New London Day

EB Loses Case On Sex Harassment

By Robert A. Hamilton

Published on 5/16/00

A U.S. District Court jury has awarded a Glastonbury woman $750,000 after finding that she was subjected to sexual harassment at an Electric Boat work site in Windsor from 1994 to '96, when EB was dismantling a decommissioned Navy nuclear reactor prototype.

The seven-man, two-woman jury heard evidence for five days at the district courthouse in Waterbury and rendered a verdict in less than three hours that EB had not done enough to correct the situation involving Judith Dobrich.

But Dobrich said she will still appeal the decision by the judge in the case to throw out six of the seven counts in her lawsuit against EB, and to reduce the jury award to $300,000, the cap set by federal law. If juries can be trusted to make the right decision in capital cases, where a person's life is at stake, they should be trusted to make a proper finding in a lawsuit, she said.

"The hard evidence, the really damning evidence, was all thrown out," Dobrich said. After paying taxes and attorney's fees, she said she will realize about $124,000 from the judgment, while she suffers a variety of stress-related medical ailments that she said are a result of the case.

"I don't see out of one eye, I can't hear out of one ear, and I'm on total disability,"Dobrich said. "You tell me - did I win?"

EB spokesman Neil D. Ruenzel said the company could not comment yet on whether it might appeal, because the situation is still under review.

"We're disappointed by the ruling, and we don't feel that sexual harassment was proven,"Ruenzel said. "We are presenting post-verdict motions, and discussing our options with our counsel."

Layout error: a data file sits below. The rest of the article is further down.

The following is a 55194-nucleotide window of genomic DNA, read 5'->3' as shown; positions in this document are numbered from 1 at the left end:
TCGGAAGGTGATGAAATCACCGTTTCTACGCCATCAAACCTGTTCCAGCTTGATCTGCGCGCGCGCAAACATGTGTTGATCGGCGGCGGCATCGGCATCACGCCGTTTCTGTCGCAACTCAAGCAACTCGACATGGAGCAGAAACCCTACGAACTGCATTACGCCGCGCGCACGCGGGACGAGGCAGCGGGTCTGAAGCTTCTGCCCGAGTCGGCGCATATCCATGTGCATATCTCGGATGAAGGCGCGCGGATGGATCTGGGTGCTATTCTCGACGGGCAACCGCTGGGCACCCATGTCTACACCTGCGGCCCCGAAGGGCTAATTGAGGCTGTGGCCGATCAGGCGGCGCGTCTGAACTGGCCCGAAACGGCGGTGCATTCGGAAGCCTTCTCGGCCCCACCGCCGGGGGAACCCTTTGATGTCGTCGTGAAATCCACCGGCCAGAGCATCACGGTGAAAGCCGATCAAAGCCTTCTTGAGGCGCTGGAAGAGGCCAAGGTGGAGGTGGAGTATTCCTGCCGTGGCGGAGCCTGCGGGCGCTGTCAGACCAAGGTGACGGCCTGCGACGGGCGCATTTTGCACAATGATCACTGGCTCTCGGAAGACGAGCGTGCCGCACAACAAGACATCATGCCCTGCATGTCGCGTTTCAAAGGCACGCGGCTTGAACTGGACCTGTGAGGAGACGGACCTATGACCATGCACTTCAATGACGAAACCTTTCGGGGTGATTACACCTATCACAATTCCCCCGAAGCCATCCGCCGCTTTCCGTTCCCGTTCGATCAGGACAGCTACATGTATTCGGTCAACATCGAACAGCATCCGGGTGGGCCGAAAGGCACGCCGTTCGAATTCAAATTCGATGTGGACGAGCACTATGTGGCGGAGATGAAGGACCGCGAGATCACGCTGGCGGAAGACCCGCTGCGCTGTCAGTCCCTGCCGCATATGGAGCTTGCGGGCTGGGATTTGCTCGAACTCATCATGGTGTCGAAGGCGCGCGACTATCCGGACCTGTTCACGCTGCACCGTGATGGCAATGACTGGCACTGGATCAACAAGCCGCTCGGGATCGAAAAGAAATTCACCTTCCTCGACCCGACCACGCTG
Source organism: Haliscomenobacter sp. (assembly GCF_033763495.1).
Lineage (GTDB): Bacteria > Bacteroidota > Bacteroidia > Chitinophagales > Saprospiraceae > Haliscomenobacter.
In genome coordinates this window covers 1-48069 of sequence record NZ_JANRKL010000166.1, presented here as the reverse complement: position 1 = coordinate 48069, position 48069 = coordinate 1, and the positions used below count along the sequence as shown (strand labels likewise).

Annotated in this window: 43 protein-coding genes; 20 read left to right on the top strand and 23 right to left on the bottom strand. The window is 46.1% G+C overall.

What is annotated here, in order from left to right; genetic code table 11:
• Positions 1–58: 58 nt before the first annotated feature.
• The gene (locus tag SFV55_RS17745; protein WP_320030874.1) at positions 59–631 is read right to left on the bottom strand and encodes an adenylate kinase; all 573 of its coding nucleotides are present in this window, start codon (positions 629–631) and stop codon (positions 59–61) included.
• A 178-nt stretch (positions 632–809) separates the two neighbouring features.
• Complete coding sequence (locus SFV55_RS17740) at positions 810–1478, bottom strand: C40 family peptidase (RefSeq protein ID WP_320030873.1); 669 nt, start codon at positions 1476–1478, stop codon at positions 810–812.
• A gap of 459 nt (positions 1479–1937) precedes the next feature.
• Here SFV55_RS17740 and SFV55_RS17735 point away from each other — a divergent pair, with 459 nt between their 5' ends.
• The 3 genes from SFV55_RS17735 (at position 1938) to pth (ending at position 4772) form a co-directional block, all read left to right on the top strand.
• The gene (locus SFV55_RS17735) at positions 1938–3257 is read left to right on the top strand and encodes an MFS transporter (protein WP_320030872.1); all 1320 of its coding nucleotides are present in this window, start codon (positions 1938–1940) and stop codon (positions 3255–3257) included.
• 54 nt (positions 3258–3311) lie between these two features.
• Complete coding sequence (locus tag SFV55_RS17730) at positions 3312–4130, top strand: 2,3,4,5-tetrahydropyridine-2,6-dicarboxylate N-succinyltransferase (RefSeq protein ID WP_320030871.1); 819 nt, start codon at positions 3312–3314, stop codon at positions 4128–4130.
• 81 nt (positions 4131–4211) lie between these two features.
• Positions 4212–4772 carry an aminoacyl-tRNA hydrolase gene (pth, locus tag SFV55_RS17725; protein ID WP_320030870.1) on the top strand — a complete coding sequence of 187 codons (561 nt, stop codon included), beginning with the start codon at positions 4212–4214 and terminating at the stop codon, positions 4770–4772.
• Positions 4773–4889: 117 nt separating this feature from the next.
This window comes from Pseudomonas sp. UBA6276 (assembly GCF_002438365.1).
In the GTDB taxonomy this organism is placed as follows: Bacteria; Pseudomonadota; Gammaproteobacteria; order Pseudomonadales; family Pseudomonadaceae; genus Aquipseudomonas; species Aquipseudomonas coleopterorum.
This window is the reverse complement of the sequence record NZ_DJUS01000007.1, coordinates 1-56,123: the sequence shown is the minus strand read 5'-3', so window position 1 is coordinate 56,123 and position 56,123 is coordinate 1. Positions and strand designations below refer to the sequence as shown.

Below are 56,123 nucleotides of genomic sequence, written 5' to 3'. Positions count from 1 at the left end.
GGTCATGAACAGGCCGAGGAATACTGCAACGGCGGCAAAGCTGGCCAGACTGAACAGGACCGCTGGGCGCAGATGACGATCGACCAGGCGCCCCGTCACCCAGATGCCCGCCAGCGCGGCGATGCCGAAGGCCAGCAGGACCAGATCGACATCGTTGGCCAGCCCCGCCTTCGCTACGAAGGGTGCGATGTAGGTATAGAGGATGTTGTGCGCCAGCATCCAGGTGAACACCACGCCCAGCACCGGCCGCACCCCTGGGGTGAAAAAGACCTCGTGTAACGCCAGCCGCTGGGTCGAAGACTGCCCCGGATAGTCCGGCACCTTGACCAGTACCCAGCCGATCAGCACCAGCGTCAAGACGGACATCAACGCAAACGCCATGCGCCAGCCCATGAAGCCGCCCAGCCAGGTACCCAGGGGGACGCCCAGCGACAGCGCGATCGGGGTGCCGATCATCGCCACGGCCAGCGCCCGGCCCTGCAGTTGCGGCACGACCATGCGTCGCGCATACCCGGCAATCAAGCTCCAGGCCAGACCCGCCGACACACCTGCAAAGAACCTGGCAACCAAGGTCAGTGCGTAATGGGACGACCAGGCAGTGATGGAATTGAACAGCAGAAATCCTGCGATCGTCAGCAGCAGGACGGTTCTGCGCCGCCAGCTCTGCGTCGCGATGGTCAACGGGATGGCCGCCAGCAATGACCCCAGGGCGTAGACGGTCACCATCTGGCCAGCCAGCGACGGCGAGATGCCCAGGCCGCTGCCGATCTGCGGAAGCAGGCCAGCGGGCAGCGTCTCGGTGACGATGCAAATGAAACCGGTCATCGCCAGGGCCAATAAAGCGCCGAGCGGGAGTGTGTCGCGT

Knolls Atomic Power Laboratory operated the nuclear reactor prototype from its construction in the 1950s until 1991, when it was shut down. In 1993, Knolls hired EB to restore the site to so-called "greenfields" condition.

Dobrich was hired in June 1994 as a laborer to move furniture and do other manual tasks. She had previously worked in human resources, interior design, sales and sales management, and held a degree in theology; she told the court that there was a shortage of jobs in her specialties, and she took the laborer job in the hope she could eventually transfer to a clerical position with EB.

From the time she was hired, she claimed in her suit, she was subjected to verbal and physical harassment, including an incident on Aug. 24, 1994, when another worker kicked a chair at her, injuring her wrist. The co-worker denied the incident, and Dobrich did not initially miss any work, although the wrist grew progressively worse, and seven months later, she underwent surgery.

There were several other incidents where people made sexually graphic comments to her, or left graphic materials where she could find them.

In 1995, after she was laid off, Dobrich filed complaints with the state Commission on Human Rights and Opportunities and filed the lawsuit in U.S. District Court. The lawsuit listed seven counts: age discrimination (she was 51 when she was laid off); violation of the Americans with Disabilities Act, because of her wrist injury; two counts related to retaliation; one count for intentional infliction of emotional distress; negligent supervision; and sexual harassment.


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